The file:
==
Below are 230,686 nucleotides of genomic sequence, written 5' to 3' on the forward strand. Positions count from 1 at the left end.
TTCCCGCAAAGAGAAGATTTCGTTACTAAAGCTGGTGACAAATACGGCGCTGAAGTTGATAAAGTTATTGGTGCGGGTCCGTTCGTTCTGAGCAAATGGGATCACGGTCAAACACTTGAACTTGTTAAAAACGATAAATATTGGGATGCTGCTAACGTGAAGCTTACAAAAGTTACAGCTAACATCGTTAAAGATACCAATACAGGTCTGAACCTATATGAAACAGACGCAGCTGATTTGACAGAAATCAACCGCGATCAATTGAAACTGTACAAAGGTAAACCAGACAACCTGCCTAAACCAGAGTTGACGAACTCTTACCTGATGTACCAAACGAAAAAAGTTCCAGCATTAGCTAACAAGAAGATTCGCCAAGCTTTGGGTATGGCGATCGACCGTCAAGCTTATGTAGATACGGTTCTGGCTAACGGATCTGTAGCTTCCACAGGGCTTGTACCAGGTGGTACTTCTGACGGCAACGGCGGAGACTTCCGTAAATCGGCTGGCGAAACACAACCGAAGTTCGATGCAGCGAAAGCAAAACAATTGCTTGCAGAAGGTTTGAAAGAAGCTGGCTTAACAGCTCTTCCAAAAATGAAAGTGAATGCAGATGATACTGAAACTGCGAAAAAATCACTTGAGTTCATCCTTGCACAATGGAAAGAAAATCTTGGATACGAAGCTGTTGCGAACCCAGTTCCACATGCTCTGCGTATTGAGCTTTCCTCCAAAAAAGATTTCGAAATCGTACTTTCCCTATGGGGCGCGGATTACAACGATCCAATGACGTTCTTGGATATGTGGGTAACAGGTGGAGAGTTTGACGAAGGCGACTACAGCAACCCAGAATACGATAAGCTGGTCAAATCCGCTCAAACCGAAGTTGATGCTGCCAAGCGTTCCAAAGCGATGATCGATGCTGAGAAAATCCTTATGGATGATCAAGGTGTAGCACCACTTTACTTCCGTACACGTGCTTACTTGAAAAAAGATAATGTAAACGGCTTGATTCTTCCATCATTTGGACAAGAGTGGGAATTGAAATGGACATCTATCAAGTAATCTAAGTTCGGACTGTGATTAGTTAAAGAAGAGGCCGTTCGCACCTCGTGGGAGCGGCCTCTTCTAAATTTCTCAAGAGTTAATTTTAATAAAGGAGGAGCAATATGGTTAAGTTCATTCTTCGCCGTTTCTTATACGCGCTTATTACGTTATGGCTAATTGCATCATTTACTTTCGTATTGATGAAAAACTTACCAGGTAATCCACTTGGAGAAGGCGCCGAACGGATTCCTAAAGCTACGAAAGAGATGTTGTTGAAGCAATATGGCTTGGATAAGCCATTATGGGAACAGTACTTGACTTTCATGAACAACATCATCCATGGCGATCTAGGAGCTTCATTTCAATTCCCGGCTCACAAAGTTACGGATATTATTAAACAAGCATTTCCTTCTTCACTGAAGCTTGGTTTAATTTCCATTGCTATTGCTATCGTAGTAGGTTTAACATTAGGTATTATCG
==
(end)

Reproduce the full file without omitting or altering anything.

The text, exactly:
Below are 230,686 nucleotides of genomic sequence, written 5' to 3' on the forward strand. Positions count from 1 at the left end.
TTCCCGCAAAGAGAAGATTTCGTTACTAAAGCTGGTGACAAATACGGCGCTGAAGTTGATAAAGTTATTGGTGCGGGTCCGTTCGTTCTGAGCAAATGGGATCACGGTCAAACACTTGAACTTGTTAAAAACGATAAATATTGGGATGCTGCTAACGTGAAGCTTACAAAAGTTACAGCTAACATCGTTAAAGATACCAATACAGGTCTGAACCTATATGAAACAGACGCAGCTGATTTGACAGAAATCAACCGCGATCAATTGAAACTGTACAAAGGTAAACCAGACAACCTGCCTAAACCAGAGTTGACGAACTCTTACCTGATGTACCAAACGAAAAAAGTTCCAGCATTAGCTAACAAGAAGATTCGCCAAGCTTTGGGTATGGCGATCGACCGTCAAGCTTATGTAGATACGGTTCTGGCTAACGGATCTGTAGCTTCCACAGGGCTTGTACCAGGTGGTACTTCTGACGGCAACGGCGGAGACTTCCGTAAATCGGCTGGCGAAACACAACCGAAGTTCGATGCAGCGAAAGCAAAACAATTGCTTGCAGAAGGTTTGAAAGAAGCTGGCTTAACAGCTCTTCCAAAAATGAAAGTGAATGCAGATGATACTGAAACTGCGAAAAAATCACTTGAGTTCATCCTTGCACAATGGAAAGAAAATCTTGGATACGAAGCTGTTGCGAACCCAGTTCCACATGCTCTGCGTATTGAGCTTTCCTCCAAAAAAGATTTCGAAATCGTACTTTCCCTATGGGGCGCGGATTACAACGATCCAATGACGTTCTTGGATATGTGGGTAACAGGTGGAGAGTTTGACGAAGGCGACTACAGCAACCCAGAATACGATAAGCTGGTCAAATCCGCTCAAACCGAAGTTGATGCTGCCAAGCGTTCCAAAGCGATGATCGATGCTGAGAAAATCCTTATGGATGATCAAGGTGTAGCACCACTTTACTTCCGTACACGTGCTTACTTGAAAAAAGATAATGTAAACGGCTTGATTCTTCCATCATTTGGACAAGAGTGGGAATTGAAATGGACATCTATCAAGTAATCTAAGTTCGGACTGTGATTAGTTAAAGAAGAGGCCGTTCGCACCTCGTGGGAGCGGCCTCTTCTAAATTTCTCAAGAGTTAATTTTAATAAAGGAGGAGCAATATGGTTAAGTTCATTCTTCGCCGTTTCTTATACGCGCTTATTACGTTATGGCTAATTGCATCATTTACTTTCGTATTGATGAAAAACTTACCAGGTAATCCACTTGGAGAAGGCGCCGAACGGATTCCTAAAGCTACGAAAGAGATGTTGTTGAAGCAATATGGCTTGGATAAGCCATTATGGGAACAGTACTTGACTTTCATGAACAACATCATCCATGGCGATCTAGGAGCTTCATTTCAATTCCCGGCTCACAAAGTTACGGATATTATTAAACAAGCATTTCCTTCTTCACTGAAGCTTGGTTTAATTTCCATTGCTATTGCTATCGTAGTAGGTTTAACATTAGGTATTATCG